March 28, 2024
Financial influencers pushing high-risk and scam investments without flagging the risks aren’t empowering their followers. Instead, they’re harming them, often unknowingly.”

— Gabi Slemer, CEO & Founder, Finasana

LONDON, UNITED KINGDOM, January 6, 2022 / — The Financial Conduct Authority (FCA) released a report examining the behaviours and motivations of self-directed investors who make high-risk investments. According to the research, a younger, more diverse group is engaging with higher risk investments, spurred by the accessibility of investment apps and financial advice on social media.

However, the FCA notes that higher-risk products may not be appropriate for this consumer group. Almost two-thirds say that significant investment losses would have a “fundamental impact” on their lifestyle and future.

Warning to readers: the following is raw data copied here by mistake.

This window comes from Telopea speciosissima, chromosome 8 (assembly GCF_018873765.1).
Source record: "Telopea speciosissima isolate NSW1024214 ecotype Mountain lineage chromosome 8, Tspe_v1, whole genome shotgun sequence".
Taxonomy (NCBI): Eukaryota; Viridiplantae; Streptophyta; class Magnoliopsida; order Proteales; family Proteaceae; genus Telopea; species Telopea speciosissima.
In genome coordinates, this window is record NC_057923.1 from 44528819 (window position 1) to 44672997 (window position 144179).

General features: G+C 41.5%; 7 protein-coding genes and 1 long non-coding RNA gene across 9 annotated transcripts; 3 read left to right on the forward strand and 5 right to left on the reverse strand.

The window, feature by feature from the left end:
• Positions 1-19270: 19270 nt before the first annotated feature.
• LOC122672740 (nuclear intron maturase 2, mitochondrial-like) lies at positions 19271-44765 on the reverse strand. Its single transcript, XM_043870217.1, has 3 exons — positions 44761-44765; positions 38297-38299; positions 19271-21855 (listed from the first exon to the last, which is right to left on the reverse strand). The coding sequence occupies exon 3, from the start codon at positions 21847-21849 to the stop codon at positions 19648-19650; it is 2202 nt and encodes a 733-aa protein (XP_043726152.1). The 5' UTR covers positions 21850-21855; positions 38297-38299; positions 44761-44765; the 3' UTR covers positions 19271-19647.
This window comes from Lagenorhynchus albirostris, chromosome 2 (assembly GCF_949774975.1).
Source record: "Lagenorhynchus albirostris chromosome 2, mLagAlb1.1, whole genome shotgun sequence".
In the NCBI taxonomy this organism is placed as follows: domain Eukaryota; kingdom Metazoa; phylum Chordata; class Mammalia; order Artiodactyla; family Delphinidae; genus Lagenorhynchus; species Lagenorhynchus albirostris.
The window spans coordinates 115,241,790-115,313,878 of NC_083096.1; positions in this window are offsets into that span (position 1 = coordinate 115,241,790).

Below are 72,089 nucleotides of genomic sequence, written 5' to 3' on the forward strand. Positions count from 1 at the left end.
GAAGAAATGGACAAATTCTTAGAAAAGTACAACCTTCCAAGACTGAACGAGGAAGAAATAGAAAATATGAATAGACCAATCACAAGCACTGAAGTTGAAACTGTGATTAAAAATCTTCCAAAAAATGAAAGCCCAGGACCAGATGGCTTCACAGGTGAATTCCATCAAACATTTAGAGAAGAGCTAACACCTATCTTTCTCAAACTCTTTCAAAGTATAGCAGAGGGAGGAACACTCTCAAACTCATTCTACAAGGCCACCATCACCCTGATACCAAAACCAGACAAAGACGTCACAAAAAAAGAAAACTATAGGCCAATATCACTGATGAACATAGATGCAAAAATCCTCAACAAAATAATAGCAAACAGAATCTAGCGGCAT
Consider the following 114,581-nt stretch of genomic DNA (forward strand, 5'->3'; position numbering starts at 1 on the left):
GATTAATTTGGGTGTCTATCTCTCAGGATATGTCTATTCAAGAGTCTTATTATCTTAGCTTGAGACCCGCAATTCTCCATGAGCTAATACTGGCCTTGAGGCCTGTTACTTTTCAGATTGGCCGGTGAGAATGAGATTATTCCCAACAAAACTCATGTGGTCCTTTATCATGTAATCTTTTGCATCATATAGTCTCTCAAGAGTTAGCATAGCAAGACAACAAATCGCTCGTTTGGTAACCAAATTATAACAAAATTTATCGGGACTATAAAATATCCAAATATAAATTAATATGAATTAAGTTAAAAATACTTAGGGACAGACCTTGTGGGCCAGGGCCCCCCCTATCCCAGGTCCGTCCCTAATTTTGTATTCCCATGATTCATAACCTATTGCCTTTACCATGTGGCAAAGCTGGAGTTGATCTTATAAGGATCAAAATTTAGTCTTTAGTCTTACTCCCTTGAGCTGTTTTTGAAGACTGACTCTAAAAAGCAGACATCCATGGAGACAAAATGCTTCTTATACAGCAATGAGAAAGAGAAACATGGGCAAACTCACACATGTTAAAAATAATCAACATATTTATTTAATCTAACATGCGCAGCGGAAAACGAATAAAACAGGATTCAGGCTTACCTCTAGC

The Gen Z, Millennial, and first-time investors that make up this group are targeted by finfluencers – financial influencers. At best, finfluencers aim to empower their followers with simplified personal finance and investment guidance and inspiration. At worst, they provide unqualified, prescriptive advice without a disclaimer, sometimes even promoting specific investment products for their own financial gain.

Finfluencers are rife across YouTube, Instagram, Twitter, Reddit, and TikTok. On TikTok, hashtags #StockTok and #FinTok have been viewed over 1.4B and 420M times, respectively.

“Financial literacy is important, and…

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